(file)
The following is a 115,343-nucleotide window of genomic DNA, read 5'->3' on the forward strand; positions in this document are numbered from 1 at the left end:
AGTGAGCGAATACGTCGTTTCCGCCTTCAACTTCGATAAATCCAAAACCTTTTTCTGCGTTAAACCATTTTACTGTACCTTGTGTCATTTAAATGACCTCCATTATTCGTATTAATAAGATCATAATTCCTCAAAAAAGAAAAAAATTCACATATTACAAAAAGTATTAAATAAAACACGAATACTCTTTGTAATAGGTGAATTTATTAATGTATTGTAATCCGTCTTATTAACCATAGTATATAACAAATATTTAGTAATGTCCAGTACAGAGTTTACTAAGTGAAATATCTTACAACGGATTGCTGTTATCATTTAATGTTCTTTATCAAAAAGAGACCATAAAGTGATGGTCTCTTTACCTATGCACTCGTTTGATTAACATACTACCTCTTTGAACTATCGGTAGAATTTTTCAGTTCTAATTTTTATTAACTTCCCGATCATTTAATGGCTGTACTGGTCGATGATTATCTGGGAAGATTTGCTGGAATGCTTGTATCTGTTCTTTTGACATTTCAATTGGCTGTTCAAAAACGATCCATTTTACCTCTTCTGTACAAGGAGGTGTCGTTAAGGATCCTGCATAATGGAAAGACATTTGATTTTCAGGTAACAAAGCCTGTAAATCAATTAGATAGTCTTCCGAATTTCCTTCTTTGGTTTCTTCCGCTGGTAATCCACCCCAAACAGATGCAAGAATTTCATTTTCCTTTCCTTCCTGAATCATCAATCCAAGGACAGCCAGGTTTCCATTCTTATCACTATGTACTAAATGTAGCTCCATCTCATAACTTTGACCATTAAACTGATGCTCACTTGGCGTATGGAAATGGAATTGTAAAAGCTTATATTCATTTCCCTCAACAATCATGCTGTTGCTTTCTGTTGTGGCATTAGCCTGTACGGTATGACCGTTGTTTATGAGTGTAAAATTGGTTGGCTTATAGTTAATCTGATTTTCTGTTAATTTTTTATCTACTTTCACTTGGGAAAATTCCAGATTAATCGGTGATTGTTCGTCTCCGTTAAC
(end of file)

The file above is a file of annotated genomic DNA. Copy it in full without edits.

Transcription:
The following is a 115,343-nucleotide window of genomic DNA, read 5'->3' on the forward strand; positions in this document are numbered from 1 at the left end:
AGTGAGCGAATACGTCGTTTCCGCCTTCAACTTCGATAAATCCAAAACCTTTTTCTGCGTTAAACCATTTTACTGTACCTTGTGTCATTTAAATGACCTCCATTATTCGTATTAATAAGATCATAATTCCTCAAAAAAGAAAAAAATTCACATATTACAAAAAGTATTAAATAAAACACGAATACTCTTTGTAATAGGTGAATTTATTAATGTATTGTAATCCGTCTTATTAACCATAGTATATAACAAATATTTAGTAATGTCCAGTACAGAGTTTACTAAGTGAAATATCTTACAACGGATTGCTGTTATCATTTAATGTTCTTTATCAAAAAGAGACCATAAAGTGATGGTCTCTTTACCTATGCACTCGTTTGATTAACATACTACCTCTTTGAACTATCGGTAGAATTTTTCAGTTCTAATTTTTATTAACTTCCCGATCATTTAATGGCTGTACTGGTCGATGATTATCTGGGAAGATTTGCTGGAATGCTTGTATCTGTTCTTTTGACATTTCAATTGGCTGTTCAAAAACGATCCATTTTACCTCTTCTGTACAAGGAGGTGTCGTTAAGGATCCTGCATAATGGAAAGACATTTGATTTTCAGGTAACAAAGCCTGTAAATCAATTAGATAGTCTTCCGAATTTCCTTCTTTGGTTTCTTCCGCTGGTAATCCACCCCAAACAGATGCAAGAATTTCATTTTCCTTTCCTTCCTGAATCATCAATCCAAGGACAGCCAGGTTTCCATTCTTATCACTATGTACTAAATGTAGCTCCATCTCATAACTTTGACCATTAAACTGATGCTCACTTGGCGTATGGAAATGGAATTGTAAAAGCTTATATTCATTTCCCTCAACAATCATGCTGTTGCTTTCTGTTGTGGCATTAGCCTGTACGGTATGACCGTTGTTTATGAGTGTAAAATTGGTTGGCTTATAGTTAATCTGATTTTCTGTTAATTTTTTATCTACTTTCACTTGGGAAAATTCCAGATTAATCGGTGATTGTTCGTCTCCGTTAAC